To my amazement, this story appeared in the January 1962 issue of Scientific American, alongside articles like "Two-Phase Materials," "The Fine Structure of the Gene," and "Aftereffects in Perception." But when I went to the august website of Scientific American I found no references to my man Van. Hmmm... the mystery is explicated at the icshi.net site. Van Vogt, as well as Robert Heinlein, Isaac Asimov, Fritz Leiber, and Frank Riley, sneaked into the pages of Scientific American when they were hired by Hoffman Electronics Corporation to pen short short stories to be placed in the firm's two-page ads. (The advertisements have the theme "we are turning science fiction into reality!")
"Itself!" is about a self aware, apparently self-directed submarine that protects the Pacific from space aliens who seek to hide in the ocean depths prior to nuking us into oblivion. This story is short, but Van Vogt packs it with futuristic weapons and even some laughs. It seems that the ship's computer has not only been programmed to act like a territorial animal, it also has a subroutine or a secondary computer that eggs it on, working on its machismo to get it to do its job. When an alien ship approaches, this voice, called by Van Vogt, "The Alter Ego," nags "You're not going to let somebody invade your territory, are you?" When the aliens score a hit on Itself, the Alter Ego says, "You're not going to let them get away with that, are you?" Somehow I found this very amusing.
The story suits the ad because Hoffman built a superior periscope for U. S. Navy submarines. The Hoffman ad also indicates that they built some kind of model or novelty item based on the story, but they provide limited details about this item.
"Itself!": Is it Good?: Yes. Is it Far-Out?: Moderately far-out.
This is an odd story, and seems to have caught people's attention when it first appeared in The Magazine of Fantasy and Science Fiction. It later appeared in some "Best of" anthologies and was the basis of a cover story in Andromeda, a Canadian comic book.
The main character of "Process" is a sentient forest. The forest goes to war with adjacent forests, and is tricked by the crew of a space ship into mining uranium 235 for them. There is not much more to it than that, but the unusual topic and point of view, the striking images, and the effective pacing make it compelling and entertaining, and the prose is better than average for Van Vogt.
"Process": Is it Good?: Yes. Is it Far-Out?: Yes.
"Not the First" (1941)
"Not the First" was published in Astounding, and is one of those old-timey SF stories that is actually about science and engineering, with a little psychology thrown in.
Captain Harcourt is in command of the first spaceship able to achieve a speed greater than that of light, thanks to its advanced atomic engine. But when the ship exceeds that speed, some "reaction of atomic energy on the fabric of space" drains the ship's electric batteries, leaving the ship with no electricity. Even worse, the ship starts to accelerate at an incredible rate--soon the ship is traveling at a speed "a billion times that of light." Sol is so far behind that it is virtually impossible for the crew to ever find it again. And what's that? We're flying directly into a star and will be burned up in less than an hour?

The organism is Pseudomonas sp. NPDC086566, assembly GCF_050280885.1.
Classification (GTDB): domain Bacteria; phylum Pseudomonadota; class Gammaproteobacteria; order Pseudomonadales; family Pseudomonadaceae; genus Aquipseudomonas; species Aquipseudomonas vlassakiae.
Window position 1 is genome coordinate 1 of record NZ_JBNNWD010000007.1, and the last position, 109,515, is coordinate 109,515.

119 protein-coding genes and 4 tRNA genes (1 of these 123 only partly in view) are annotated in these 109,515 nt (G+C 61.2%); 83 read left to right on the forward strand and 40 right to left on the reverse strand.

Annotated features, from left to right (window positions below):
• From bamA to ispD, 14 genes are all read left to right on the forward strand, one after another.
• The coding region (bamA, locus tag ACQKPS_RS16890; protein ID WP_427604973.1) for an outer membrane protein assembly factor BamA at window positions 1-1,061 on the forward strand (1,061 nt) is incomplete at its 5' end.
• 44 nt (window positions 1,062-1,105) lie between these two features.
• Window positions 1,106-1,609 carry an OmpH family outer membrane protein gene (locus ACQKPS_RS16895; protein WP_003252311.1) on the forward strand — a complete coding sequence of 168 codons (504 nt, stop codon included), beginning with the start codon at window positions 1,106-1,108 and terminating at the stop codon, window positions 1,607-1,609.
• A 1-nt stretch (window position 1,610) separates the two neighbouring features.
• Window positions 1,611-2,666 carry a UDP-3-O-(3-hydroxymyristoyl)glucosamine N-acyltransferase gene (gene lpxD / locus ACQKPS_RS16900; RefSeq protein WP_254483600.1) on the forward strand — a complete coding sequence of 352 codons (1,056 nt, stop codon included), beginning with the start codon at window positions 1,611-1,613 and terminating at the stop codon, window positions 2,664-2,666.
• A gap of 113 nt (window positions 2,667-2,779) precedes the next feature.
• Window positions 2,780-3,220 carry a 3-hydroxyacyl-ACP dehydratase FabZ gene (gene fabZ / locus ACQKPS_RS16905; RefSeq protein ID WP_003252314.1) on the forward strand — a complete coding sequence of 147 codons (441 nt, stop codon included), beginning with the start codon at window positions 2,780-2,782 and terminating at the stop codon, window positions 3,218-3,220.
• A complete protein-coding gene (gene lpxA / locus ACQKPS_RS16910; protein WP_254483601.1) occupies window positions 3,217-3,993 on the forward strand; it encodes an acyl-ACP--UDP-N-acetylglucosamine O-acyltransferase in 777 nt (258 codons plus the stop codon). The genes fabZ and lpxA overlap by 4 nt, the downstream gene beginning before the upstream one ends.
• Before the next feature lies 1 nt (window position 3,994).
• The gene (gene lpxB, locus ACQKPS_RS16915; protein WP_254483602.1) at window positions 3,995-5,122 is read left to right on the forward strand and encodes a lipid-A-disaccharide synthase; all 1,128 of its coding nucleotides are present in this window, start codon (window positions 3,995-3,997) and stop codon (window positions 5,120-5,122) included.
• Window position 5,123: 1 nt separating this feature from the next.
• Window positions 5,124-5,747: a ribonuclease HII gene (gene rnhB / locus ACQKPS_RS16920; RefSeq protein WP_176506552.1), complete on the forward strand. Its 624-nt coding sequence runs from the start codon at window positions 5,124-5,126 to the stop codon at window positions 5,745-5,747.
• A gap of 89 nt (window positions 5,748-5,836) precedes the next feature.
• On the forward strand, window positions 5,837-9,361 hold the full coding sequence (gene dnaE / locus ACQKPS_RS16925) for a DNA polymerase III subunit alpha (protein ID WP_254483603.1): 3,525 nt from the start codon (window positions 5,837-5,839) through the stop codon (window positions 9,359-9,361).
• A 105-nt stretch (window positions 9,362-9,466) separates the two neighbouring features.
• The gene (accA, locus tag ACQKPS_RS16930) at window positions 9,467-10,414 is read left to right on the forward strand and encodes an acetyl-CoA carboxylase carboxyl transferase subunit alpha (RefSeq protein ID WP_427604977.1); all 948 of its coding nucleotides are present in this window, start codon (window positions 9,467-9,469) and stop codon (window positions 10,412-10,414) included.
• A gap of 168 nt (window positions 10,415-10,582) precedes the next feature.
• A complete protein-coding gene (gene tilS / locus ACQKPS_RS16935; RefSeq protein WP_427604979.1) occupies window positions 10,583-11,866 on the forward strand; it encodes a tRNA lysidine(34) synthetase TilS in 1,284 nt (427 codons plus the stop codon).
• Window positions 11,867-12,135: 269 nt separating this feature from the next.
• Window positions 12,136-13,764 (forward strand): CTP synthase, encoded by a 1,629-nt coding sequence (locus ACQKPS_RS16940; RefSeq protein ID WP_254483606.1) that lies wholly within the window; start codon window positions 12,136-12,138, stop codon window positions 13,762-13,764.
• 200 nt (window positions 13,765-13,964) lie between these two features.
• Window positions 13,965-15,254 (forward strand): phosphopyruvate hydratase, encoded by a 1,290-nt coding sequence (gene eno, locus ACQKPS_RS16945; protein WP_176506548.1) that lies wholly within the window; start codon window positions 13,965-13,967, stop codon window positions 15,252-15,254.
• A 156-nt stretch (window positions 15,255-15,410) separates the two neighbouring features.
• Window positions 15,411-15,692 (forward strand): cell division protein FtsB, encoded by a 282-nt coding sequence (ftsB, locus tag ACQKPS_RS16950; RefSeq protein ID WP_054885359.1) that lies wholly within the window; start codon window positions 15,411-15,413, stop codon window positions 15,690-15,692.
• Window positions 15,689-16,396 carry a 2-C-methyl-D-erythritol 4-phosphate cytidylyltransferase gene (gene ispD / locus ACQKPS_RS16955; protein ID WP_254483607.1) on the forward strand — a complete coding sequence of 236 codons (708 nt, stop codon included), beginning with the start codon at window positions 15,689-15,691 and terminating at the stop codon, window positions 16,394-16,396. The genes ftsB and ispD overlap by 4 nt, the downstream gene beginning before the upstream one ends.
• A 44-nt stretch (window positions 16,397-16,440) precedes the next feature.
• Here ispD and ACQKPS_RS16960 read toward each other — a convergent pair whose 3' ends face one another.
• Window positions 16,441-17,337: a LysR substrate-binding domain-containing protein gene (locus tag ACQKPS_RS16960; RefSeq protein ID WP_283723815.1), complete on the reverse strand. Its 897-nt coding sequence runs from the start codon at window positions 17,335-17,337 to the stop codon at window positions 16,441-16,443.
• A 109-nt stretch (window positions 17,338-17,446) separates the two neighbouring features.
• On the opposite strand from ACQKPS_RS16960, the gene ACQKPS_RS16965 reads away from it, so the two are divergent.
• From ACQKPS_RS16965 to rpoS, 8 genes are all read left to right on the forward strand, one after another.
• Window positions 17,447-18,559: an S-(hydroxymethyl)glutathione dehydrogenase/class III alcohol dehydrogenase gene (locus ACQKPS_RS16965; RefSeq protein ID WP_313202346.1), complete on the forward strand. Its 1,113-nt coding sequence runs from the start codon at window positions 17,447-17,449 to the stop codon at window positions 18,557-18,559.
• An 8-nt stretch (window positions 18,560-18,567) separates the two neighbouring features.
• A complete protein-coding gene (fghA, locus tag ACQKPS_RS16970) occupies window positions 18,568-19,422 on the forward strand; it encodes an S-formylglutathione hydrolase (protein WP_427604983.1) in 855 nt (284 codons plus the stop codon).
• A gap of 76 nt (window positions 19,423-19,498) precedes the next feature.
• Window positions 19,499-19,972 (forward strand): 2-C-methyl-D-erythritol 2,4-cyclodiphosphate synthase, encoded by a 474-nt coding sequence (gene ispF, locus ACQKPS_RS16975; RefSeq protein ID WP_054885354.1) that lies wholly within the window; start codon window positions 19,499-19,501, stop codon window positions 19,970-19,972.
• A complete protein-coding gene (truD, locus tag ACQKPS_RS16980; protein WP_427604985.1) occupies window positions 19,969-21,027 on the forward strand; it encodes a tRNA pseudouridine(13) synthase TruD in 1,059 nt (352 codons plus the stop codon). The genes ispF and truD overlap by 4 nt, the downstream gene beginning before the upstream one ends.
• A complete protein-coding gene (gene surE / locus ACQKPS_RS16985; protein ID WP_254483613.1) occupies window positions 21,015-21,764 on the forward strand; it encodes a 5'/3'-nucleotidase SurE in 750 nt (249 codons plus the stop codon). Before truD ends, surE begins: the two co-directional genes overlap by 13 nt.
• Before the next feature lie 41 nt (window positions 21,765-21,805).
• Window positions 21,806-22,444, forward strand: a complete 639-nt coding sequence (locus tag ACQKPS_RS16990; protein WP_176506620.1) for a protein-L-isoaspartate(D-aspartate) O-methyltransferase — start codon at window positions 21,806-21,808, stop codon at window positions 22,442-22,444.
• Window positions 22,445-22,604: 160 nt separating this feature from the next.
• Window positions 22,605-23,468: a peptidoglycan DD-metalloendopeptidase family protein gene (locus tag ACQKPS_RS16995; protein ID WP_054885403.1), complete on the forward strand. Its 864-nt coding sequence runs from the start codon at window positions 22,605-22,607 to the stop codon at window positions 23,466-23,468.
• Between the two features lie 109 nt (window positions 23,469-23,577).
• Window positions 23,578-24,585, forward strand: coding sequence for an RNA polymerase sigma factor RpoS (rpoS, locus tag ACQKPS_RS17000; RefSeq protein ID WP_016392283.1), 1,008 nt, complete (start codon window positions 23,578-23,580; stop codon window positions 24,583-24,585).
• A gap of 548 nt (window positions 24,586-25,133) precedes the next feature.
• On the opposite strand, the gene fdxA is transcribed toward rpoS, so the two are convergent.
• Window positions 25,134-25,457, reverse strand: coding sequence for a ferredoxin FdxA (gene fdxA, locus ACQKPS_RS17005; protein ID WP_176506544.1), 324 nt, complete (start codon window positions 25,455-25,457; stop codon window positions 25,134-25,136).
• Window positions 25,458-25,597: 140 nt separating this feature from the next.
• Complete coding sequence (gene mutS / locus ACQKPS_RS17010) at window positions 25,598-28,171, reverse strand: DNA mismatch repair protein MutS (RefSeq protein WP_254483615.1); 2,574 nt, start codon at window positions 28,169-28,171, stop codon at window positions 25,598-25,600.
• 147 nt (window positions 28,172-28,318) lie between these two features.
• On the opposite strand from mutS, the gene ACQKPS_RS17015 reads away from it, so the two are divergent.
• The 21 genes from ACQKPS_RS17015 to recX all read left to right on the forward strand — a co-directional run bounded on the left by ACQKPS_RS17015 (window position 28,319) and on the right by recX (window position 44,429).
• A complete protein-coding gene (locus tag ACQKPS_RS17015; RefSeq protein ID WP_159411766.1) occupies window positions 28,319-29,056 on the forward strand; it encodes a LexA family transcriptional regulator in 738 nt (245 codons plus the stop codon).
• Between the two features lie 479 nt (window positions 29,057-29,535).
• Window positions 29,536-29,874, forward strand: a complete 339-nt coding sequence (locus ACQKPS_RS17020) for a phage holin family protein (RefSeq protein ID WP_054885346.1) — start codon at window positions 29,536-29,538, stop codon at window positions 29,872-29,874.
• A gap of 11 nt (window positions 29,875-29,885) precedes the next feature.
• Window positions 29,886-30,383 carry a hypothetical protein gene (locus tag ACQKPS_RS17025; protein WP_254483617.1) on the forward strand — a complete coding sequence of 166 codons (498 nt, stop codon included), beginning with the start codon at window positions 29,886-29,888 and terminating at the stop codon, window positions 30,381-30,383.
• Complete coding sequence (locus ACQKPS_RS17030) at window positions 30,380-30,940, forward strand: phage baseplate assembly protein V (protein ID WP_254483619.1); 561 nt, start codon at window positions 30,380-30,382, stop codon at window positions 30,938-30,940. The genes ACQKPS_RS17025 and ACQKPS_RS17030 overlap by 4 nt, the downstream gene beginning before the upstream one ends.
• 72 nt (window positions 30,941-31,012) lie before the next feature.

|"Not the First" appeared as "Niet |
de Erste Keer"in this Dutch collection.
Where have we seen this cover before?
But "atomic energy had created an initial tension in space, and somehow space demanded an inexorable recompense." This means that, for the ship and its ill-fated inhabitants, time goes into reverse. Van Vogt provides descriptions of people walking backwards, talking backwards, booze leaving their stomachs to fill the glasses raised to their mouths, etc. Events in the ship rewind to the point when the ship broke the light barrier, and then goes forward again, and the same exact events occur. The crew is doomed to live this disaster again and again, an infinite number of times.
I didn't find the physics of "Not the First" very convincing or even understandable, but the science on "America's Test Kitchen" taxes my little brain, so we should maybe put that aside. I also found the ending a little disappointing, though I don't have any ideas of my own on how to get the crew out of the predicament the author has placed them in. On the plus side, Van Vogt does a good job conveying the tension felt by the crew of the doomed ship. I think this one deserves a passing grade.
"Not the First": Is it Good?: Moderately good. Is it Far-Out?: Moderately far-out.
These stories were pretty good, and pretty weird. "Process" in particular is the kind of SF story that should appeal to SF fans who don't care for van Vogt's usual insane plots, obsession with psychology and mental powers, and convoluted syntax.
Only one more episode of this thrilling series to go! How will "Fulfillment," "Ship of Darkness," and "The Ultra Man" stack up against those stories that came before? Stay tuned to this ultra channel to find out!